In celebration of the 150th anniversary of the Republic of Italy, about 140 artists representing 40 teams across the country will use gesso Italiano or “Italian chalk” to embellish the streets of Little Italy, including a replica of one of Michelangelo’s most famous works of art.
“This year, there are two parts to ‘Gesso Italiano,’” said Cecelia Linayao, artist team lead. “The first is the regular street painting event for artists who applied and are assigned separate spaces to create individual pieces. The second and special part is the re-creation of the Sistine Chapel ceiling. This is a team project — all the artists work together in a collaborative effort to create a single painting.”
Although participating artists range in experience from professionals to students, Linayao’s portfolio includes participation on the team creating the world’s largest chalk drawing in 2008 as recorded in the “Guinness Book of World Records” and on the team that brought street painting to the 2008 Olympic Games in China.
“Since this is a very complicated piece, careful, painstaking control is extremely important,” said Linayao. “Public support is the street painter’s version of applause.”
The artists will get a jumpstart on FESTA! by beginning their work the day before the event, and the artwork on the city streets will be washed away once the event concludes.
“Street painting is, by its very nature, a temporary art form,” said Linayao. “That’s why witnessing it in person is so important. Photos are great documentation, but seeing it with your own eyes at the time of creation is an amazing experience. Those treasured experiences negate the sound of the inevitable street sweeper.”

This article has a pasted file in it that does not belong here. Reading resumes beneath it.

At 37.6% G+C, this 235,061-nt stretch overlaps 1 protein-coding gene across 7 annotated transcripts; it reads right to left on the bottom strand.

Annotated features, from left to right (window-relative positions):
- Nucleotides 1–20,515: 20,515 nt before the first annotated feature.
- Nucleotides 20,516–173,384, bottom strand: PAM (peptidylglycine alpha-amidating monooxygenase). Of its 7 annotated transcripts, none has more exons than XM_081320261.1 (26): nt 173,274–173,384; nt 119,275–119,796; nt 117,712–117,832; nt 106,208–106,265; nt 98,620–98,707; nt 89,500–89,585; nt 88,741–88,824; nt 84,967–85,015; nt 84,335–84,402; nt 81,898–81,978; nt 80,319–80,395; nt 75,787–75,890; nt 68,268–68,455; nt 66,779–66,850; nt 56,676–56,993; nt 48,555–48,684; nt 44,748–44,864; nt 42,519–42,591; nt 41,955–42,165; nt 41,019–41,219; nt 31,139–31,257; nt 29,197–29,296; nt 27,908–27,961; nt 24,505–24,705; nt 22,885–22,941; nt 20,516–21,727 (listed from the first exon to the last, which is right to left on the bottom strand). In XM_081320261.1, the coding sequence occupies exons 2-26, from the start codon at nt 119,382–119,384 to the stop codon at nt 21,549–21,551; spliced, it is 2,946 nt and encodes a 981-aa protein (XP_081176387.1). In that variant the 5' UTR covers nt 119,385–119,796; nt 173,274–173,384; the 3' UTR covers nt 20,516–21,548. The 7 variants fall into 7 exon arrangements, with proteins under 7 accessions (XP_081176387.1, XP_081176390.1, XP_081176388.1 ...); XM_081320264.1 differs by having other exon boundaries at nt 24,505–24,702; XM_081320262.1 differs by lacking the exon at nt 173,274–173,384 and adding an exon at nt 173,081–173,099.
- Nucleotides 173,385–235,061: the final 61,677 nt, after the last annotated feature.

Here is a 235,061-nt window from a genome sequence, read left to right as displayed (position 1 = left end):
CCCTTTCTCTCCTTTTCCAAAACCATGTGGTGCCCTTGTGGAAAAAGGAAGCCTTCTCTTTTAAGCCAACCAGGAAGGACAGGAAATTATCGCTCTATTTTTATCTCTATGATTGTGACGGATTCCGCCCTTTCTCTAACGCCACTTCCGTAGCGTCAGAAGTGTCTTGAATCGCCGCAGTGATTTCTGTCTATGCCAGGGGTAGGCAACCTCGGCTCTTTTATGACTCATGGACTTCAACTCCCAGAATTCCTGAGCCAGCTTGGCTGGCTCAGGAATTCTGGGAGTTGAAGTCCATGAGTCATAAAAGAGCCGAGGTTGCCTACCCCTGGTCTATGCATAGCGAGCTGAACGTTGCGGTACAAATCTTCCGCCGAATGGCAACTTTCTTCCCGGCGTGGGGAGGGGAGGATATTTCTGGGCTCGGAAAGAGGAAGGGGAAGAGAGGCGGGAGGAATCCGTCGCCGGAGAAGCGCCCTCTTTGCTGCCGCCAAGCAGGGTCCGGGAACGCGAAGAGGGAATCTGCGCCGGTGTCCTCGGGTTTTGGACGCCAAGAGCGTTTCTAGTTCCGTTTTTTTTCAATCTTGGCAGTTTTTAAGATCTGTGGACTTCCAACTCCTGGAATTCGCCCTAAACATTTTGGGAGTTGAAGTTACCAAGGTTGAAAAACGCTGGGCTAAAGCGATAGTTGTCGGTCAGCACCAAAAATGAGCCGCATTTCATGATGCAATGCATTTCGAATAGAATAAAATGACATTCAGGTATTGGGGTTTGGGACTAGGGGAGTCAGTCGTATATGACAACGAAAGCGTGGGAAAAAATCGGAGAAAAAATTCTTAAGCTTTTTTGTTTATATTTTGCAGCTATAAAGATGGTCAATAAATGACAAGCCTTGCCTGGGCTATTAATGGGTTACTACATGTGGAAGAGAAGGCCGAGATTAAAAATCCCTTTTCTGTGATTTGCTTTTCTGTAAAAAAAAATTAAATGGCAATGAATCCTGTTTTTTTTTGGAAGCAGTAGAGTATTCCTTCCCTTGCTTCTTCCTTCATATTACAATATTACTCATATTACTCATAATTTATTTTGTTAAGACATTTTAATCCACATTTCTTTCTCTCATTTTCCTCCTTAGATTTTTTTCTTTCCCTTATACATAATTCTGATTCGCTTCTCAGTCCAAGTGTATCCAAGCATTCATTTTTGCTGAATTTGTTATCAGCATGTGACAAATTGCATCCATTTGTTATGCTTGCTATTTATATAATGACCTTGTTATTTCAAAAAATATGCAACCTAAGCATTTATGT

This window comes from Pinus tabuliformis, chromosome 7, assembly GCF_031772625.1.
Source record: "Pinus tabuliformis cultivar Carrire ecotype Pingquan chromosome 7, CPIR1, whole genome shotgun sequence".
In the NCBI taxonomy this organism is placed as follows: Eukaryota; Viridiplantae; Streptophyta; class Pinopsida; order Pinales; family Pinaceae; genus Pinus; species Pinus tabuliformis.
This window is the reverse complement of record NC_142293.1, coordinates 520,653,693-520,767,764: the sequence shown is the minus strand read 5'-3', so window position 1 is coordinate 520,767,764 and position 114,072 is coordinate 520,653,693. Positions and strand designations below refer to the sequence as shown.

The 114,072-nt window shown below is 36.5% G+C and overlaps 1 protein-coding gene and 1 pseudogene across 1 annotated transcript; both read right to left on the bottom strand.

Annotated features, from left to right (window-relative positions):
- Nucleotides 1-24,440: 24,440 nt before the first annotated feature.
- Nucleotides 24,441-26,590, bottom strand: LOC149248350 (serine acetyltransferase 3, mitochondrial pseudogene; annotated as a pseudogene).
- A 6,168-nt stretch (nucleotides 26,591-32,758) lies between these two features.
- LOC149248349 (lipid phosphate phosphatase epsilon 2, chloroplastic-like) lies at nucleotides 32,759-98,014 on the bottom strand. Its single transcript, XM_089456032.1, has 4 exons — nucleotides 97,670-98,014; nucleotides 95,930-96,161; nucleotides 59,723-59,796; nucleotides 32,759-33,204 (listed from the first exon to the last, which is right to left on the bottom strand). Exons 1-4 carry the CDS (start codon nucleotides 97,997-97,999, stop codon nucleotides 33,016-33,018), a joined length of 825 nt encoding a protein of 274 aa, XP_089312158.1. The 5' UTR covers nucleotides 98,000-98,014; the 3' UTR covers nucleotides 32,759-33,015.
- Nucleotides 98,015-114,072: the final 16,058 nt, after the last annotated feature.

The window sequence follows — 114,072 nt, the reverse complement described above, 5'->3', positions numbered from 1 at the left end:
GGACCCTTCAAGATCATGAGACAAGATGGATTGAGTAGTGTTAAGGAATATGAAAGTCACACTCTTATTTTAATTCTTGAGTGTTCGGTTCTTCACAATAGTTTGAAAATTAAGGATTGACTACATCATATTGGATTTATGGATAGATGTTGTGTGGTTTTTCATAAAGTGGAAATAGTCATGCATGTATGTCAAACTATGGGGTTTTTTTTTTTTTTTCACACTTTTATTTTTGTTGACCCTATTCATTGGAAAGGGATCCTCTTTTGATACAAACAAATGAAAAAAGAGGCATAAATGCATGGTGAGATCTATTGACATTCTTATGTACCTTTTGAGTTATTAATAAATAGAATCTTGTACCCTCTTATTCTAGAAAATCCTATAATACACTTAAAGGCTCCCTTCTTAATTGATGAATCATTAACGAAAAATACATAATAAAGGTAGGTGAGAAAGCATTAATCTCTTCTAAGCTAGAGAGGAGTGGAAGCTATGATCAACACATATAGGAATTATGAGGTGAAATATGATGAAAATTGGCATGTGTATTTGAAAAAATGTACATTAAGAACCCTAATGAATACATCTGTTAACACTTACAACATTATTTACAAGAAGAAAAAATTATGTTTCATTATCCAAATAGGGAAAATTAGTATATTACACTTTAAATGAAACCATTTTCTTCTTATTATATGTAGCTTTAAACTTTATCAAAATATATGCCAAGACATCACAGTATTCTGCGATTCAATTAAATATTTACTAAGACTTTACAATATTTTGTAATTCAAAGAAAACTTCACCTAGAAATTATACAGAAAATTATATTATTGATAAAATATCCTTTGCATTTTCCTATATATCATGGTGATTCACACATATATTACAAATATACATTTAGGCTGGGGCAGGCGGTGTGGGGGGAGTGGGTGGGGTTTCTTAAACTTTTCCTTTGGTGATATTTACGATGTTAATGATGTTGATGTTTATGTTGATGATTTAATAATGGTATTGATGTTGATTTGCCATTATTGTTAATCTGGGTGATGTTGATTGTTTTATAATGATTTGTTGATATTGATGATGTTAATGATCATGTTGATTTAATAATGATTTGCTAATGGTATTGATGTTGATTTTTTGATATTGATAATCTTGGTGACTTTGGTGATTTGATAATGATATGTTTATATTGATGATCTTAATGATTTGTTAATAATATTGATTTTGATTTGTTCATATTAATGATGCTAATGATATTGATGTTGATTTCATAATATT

Michelangelo took more than four years to complete the ceiling of the Sistine Chapel, but the Gesso Italiano artists will only have two days and one city block to reproduce his masterpiece.
“The team must finish by Sunday,” said Linayao. “Therein lies the challenge — both artistically and logistically. I have to edit the original so that it can be completed within this timeframe. The final painting will be 18 by 46 feet.”
Embracing another favorite Italian pastime, chefs from popular Little Italy restaurants can be found at the FESTA! Italian Table, providing cooking demonstrations, recipes and free samples to attendees.
“Italians have pride in their heritage and what they brought to the American table,” said Deborah Scott, presenting chef. “There’s so much history in Little Italy, all beginning with the tuna fishermen.”
Scott has been a member of the Little Italy community since 1994 with her restaurant Indigo Grill, located at 1536 India St. This year will be her first time participating in the cooking demonstrations at FESTA!
Scott will show festival guests how to prepare Veracruz tamales, made with maize and guajillo chile sauce, and will be offering tastes of shrimp and scallop ceviche, made with an Italian twist.
Other entertainment will include classic and contemporary Italian-inspired music on three different stages — and for the sports fans, an Italian stickball exhibition game will showcase the traditional urban sport resembling baseball.
FESTA! serves as a fundraiser for the Little Italy Association in support of its continued beautification, safety and development efforts.
For more information, visit www.littleitalysd.com.